Health Studies- June 2014

Flaxseed Found to Benefit High Blood Pressure 
A new study suggests that flaxseed may be an effective and affordable way to help manage blood pressure.  To read more, click here.


Omega-3 Fatty Acids Help Manage Triglyceride Levels

A research review found that omega-3 fatty acid supplementation is associated with a decrease in high triglyceride levels.  To read more, click here.


Green Tea and Memory

Research suggests that EGCG, an antioxidant in green tea, may be associated with improvements in working memory, due to its positive effect on a receptor in the brain called NMDA receptor.  To read more, click here.


Inactivity has greatest impact on women's lifetime heart disease risk

From the age of 30 onwards, physical inactivity exerts a greater impact on a woman's lifetime risk of developing heart disease than the other well-known risk factors, suggests research published online in the British Journal of Sports Medicine.  To read more, click here. 


Yoga Can Help Keep Expectant Mothers Stress Free 

Yoga and pregnant women: Results show it can reduce the risk of anxiety and depression, which have been linked to premature birth, low birth weight and increased developmental and behavioral problems.  To read more, click here. 


Study Finds Oats Helpful for Exercise-Induced Inflammation in Postmenopausal Women

Research suggests that antioxidants found in oats are associated with reduced inflammation after demanding physical exercise in postmenopausal women.  To read more, click here.


Melatonin for Bones?

McGill researchers have shown that melatonin supplements may make bones stronger in old rats. This suggests a possible avenue for the prevention of osteoporosis.  To read more, click here. 


Indoor Tanning and Melanoma  

Indoor tanning raises the risk of developing melanoma even if a person has never had burns from either indoor or outdoor tanning.  To read more, click here. 


Tocotrienols May Help Maintain Mental Health by Protecting Brain Tissue

A recent study suggests that tocotrienols may be an effective way to help protect the brain’s white matter against the damages of cardiovascular disease.  To read more, click here.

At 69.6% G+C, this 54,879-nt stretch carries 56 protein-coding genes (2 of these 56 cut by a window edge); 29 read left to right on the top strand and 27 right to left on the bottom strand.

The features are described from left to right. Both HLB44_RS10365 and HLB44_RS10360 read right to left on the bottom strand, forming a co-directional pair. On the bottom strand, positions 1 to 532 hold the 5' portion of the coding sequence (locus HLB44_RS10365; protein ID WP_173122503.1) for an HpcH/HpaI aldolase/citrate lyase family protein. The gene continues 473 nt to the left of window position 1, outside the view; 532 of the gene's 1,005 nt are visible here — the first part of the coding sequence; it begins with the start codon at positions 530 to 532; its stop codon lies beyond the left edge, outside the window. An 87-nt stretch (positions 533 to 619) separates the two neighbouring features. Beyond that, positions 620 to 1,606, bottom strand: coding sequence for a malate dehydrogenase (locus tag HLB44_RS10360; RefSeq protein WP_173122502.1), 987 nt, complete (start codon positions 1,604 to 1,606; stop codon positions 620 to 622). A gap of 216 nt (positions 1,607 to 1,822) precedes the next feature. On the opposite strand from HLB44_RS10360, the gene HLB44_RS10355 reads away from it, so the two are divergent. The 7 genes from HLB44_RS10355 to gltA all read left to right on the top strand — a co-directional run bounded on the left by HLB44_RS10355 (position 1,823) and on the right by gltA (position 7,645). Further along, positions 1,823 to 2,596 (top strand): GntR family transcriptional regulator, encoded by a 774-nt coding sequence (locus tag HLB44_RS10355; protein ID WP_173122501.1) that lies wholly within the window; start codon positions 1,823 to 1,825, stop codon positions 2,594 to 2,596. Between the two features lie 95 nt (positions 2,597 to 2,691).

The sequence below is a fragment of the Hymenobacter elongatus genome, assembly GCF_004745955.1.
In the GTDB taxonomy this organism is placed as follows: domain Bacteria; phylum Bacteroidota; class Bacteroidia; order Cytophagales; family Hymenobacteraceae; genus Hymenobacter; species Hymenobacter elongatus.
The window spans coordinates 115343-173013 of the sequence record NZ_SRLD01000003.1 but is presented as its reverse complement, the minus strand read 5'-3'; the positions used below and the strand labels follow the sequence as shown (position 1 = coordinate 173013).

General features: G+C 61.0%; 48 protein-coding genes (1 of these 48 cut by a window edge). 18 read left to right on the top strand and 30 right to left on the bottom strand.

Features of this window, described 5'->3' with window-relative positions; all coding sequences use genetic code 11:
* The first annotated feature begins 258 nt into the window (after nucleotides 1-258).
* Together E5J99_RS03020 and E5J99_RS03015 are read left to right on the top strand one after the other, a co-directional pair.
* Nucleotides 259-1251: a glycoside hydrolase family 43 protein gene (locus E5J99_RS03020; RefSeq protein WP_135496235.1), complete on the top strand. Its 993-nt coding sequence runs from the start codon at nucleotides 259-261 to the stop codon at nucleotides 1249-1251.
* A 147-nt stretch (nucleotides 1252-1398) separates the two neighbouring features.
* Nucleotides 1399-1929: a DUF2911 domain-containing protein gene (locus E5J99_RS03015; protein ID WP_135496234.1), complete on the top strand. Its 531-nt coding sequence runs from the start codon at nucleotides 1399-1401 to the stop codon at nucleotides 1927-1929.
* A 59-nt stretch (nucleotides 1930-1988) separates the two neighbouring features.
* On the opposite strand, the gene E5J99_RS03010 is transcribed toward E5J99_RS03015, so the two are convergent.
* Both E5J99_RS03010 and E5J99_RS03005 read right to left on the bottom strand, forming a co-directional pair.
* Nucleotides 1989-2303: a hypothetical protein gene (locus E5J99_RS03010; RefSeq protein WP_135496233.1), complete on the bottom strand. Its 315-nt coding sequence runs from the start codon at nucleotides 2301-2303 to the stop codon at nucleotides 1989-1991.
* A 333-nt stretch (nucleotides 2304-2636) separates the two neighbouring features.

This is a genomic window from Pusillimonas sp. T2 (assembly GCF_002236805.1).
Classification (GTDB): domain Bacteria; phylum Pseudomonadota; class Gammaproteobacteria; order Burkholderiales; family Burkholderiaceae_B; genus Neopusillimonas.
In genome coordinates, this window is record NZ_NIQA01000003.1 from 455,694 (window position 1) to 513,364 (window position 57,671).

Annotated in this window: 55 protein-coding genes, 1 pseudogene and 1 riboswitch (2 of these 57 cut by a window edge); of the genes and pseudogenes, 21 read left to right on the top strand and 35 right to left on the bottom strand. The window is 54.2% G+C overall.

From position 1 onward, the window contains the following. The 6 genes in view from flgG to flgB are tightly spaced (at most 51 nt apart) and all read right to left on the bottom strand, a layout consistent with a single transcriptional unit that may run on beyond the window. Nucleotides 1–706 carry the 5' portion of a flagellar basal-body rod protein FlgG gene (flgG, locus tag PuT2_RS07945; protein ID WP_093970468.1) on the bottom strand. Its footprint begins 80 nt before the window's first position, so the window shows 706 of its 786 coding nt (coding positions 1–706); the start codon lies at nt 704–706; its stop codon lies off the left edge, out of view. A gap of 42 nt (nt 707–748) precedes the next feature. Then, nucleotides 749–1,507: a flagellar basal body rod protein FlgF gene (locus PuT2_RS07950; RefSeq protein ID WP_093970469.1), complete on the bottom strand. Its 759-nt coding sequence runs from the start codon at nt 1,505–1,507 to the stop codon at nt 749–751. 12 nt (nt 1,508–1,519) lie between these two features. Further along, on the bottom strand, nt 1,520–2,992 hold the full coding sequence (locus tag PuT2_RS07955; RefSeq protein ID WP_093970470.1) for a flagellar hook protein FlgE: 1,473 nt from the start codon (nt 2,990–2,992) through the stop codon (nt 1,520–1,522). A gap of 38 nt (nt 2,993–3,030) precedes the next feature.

Vitamin C May Increase Survival in Women with Breast Cancer

Research suggests that because vitamin C is a strong antioxidant it could protect the body from free radical damage, which increases the progression of cancers.  To read more, click here.


Ashwagandha may promote healthy testosterone production in men

Daily supplements of root extracts of ashwagandha may promote healthy testosterone production and other metrics related to male sexual function, say results of a pilot study.  To read more, click here.


Resveratrol Improves Blood Sugar Control in Diabetics

A recent study found that resveratrol, an antioxidant known to help heart health, inflammation, and digestive health may help diabetics control their blood sugar.  To read more, click here.


Tart Cherry Juice May Help Insomniacs Sleep

Researchers have found that drinking two glasses of cherry juice daily increased sleep time by 90 minutes in adults with insomnia.  To read more, click here. 


Omega-3 Fatty Acids Beneficial for Blood Pressure

Research suggests that EPA+DHA supplementation may lower blood pressure and reduce the incidence of associated chronic diseases.  To read more, click here.


Changing Omega-3 and Omega-6 Fat Intake May Help with Chronic Headaches

A recent study found that specific intakes of both omega-3 and omega-6 fatty acids may be an effective way to help with headaches.  To read more, click here.


Resveratrol enhances the effects of diabetic drug

Red wine-sourced antioxidant resveratrol – found in the skin of red grapes and wine – can amplify and extend the beneficial effects of anti-diabetic drug Metformin, says a new peer review study.  To read more, click here.


Racism: Not What The Doctor Ordered

Interpersonal racism perpetrated by healthcare providers, may be a key driver of racial disparities in health.  To read more, click here.


Frequent arguments linked to doubling of death risk in middle age

Frequent arguments with partners, relatives, or neighbors may boost the risk of death from any cause in middle age, suggests research published online in the Journal of Epidemiology & Community Health.  Men and those not in work seemed to be the most vulnerable, the findings indicate.  To read more, click here.